“People are frightened of themselves. It’s like Freud saying that the best thing is to have no sensation at all, as if we’re supposed to live painlessly and unconsciously in the world. I have a much different view. The ancients are right: the dear old human experience is a singular, difficult, shadowed, brilliant experience that does not resolve into being comfortable in the world. The valley of the shadow is part of that, and you are depriving yourself if you do not experience what humankind has experienced, including doubt and sorrow. We experience pain and difficulty as failure instead of saying, I will pass through this, everyone I have ever admired has passed through this, music has come out of this, literature has come out of it. We should think of our humanity as a privilege.”
|—||David Foster Wallace, Infinite Jest|
Kateoplis posted a “Moon model by Johann FJ Schmidt at Chicago’s Field Museum, 1898.” One can scarcely imagine a more beautiful representation of knowledge, that strange abstraction which exerts so much control over the irreducible physical cosmos; as David Deutsch noted in his first TED talk:
Now how do we know about an environment that’s so far away, and so different, and so alien, from anything we’re used to? Well, the Earth —our environment, in the form of us— is creating knowledge. Well, what does that mean? Well, look out even further than we’ve just been —I mean from here, with a telescope— and you’ll see things that look like stars. They’re called “quasars.” “Quasars” originally meant quasi-stellar object. Which means things that look a bit like stars. But they’re not stars. And we know what they are. Billions of years ago, and billions of light years away, the material at the center of a galaxy collapsed towards a super-massive black hole. And then intense magnetic fields directed some of the energy of that gravitational collapse. And some of the matter, back out in the form of tremendous jets which illuminated lobes with the brilliance of —I think it’s a trillion suns.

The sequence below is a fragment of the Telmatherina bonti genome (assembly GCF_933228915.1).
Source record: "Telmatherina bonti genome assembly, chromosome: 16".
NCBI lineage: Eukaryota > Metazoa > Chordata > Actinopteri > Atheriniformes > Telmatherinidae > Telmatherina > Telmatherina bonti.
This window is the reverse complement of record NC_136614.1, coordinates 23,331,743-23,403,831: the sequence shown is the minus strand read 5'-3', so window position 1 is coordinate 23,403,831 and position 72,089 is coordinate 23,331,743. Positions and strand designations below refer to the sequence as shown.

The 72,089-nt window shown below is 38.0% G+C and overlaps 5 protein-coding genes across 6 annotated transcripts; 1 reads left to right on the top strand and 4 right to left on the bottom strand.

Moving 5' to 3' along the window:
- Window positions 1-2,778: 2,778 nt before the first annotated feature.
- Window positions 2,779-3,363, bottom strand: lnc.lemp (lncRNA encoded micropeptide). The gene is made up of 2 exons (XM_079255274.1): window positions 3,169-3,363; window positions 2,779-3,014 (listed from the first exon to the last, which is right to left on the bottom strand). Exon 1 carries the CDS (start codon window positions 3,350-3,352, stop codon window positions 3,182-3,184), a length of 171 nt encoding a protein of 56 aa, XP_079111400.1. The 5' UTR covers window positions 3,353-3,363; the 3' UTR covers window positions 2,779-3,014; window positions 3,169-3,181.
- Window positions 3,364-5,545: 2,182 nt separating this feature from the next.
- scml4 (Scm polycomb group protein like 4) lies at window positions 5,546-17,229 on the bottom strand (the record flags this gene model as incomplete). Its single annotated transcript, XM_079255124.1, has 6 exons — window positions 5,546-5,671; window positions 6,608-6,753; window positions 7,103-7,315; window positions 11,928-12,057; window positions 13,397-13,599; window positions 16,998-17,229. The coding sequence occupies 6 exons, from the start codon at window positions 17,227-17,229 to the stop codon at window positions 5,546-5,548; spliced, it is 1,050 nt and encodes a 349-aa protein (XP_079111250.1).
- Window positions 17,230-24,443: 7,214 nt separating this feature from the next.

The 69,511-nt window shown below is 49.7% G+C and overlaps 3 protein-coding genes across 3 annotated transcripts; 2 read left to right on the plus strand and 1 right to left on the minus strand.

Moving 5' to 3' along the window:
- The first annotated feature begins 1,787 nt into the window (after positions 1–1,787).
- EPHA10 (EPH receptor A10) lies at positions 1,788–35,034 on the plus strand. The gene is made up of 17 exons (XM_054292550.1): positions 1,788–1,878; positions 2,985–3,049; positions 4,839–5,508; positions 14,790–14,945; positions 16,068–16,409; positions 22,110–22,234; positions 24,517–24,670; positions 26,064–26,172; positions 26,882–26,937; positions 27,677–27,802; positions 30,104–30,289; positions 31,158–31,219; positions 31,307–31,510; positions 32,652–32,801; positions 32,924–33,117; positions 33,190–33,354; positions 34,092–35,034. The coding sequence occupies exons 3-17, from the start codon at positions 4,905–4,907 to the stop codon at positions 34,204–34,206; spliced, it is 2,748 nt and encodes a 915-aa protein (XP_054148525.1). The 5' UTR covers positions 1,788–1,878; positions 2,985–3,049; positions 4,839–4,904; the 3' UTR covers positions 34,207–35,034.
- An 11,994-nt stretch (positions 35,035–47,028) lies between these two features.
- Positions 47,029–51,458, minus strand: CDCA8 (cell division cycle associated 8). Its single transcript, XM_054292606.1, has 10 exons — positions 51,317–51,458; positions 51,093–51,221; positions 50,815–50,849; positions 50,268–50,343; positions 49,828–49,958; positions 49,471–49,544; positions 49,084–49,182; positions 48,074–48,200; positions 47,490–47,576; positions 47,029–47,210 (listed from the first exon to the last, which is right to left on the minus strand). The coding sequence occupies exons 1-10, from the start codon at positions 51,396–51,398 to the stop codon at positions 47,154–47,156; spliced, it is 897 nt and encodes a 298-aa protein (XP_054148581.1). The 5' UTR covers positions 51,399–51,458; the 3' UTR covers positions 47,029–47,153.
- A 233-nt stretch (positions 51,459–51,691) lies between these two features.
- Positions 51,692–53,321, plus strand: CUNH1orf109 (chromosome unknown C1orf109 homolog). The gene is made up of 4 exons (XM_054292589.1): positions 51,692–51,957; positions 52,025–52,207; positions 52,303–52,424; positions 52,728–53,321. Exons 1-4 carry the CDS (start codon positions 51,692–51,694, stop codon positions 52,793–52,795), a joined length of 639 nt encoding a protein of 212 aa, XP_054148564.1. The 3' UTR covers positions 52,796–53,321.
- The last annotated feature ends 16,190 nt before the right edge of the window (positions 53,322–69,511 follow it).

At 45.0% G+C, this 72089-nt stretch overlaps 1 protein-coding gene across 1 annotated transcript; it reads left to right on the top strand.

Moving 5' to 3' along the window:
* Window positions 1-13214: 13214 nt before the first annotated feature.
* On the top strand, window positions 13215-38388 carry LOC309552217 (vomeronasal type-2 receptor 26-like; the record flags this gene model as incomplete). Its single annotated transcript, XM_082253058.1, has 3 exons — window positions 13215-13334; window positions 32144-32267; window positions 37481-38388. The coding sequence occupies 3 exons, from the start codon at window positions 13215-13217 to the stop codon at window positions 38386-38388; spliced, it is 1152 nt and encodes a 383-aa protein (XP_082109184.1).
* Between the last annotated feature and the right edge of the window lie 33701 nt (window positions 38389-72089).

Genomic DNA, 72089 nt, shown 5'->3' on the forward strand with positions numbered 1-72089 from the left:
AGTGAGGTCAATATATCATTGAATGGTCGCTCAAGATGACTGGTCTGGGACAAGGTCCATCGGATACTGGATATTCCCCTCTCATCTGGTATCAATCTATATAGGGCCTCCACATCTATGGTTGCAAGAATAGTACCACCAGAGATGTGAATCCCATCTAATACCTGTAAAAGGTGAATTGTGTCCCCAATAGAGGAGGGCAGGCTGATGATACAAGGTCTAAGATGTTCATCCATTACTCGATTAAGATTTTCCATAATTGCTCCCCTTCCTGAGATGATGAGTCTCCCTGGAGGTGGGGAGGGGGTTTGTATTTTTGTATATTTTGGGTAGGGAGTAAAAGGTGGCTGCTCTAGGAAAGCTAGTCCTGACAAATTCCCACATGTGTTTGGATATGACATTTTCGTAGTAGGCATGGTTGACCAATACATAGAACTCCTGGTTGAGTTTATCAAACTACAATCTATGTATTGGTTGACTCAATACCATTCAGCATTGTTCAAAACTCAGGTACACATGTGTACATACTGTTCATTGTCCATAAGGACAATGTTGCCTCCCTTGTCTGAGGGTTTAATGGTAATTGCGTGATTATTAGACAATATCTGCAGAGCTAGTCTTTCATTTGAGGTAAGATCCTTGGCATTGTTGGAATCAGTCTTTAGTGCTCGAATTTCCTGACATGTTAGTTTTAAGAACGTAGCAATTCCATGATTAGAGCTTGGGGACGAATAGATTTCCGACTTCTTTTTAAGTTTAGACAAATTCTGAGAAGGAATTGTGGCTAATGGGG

Now, the physics of the human brain could hardly be more unlike the physics of such a jet. We couldn’t survive for an instant in it. Language breaks down when trying to describe what it would be like in one of those jets. It would be a bit like experiencing a supernova explosion, but at point-blank range and for millions of years at a time. And yet, that jet happened in precisely such a way that billions of years later, on the other side of the universe, some bit of chemical scum could accurately describe, and model, and predict, and explain, —above all— what was happening there, in reality. The one physical system, the brain, contains an accurate working model of the other, the quasar. Not just a superficial image of it, though it contains that as well, but an explanatory model, embodying the same mathematical relationships and the same causal structure.
Now that is knowledge. And if that weren’t amazing enough, the faithfulness with which the one structure resembles the other is increasing with time. That is the growth of knowledge. So, the laws of physics have this special property. That physical objects, as unlike each other as they could possibly be, can nevertheless embody the same mathematical and causal structure and to do it more and more so over time.
It is not solely humanity which is capable of this; all life, to some degree, embodies knowledge as a function of selection processes which reward, so to speak, successful adaptive responses to environments. But humans have a vastly greater degree of precision and accuracy in their knowledge than any other creature, in part because our knowledge is so often explicit, rather being than coded into inexplicit, lossy genomic systems; in part because our knowledge is representational in many ways, rather than merely responsive to stimuli; in part because of our capacity for abstraction and generalization; and largely because ours is aided, in innumerable ways, by tools we have constructed to help acquire knowledge.
These tools now themselves contain models precisely as our minds do; inside this room is a model of the moon, just as inside your mind are the models for countless phenomena you will never witness, never touch or feel, and yet whose shape and behavior you can predict with stunning accuracy. We know a great deal through statistical computation, but all such computation is contingent on explanatory models which “embody the same mathematical and causal structure” as this or that element of the natural world.
Man is above all else the maker of models. Real knowledge is not merely predictive but virtualizes; one needn’t go to the moon; one merely keeps a model of it at hand.
“The Internet is my Religion” Jim Gilliam tells a moving story of faith, tech, and cancer at this year’s Personal Democracy Forum. He’s on with Brian Lehrer today at 11:20.
|—||John R. Lindensmith (via pleaseallowmetointroducemyself)|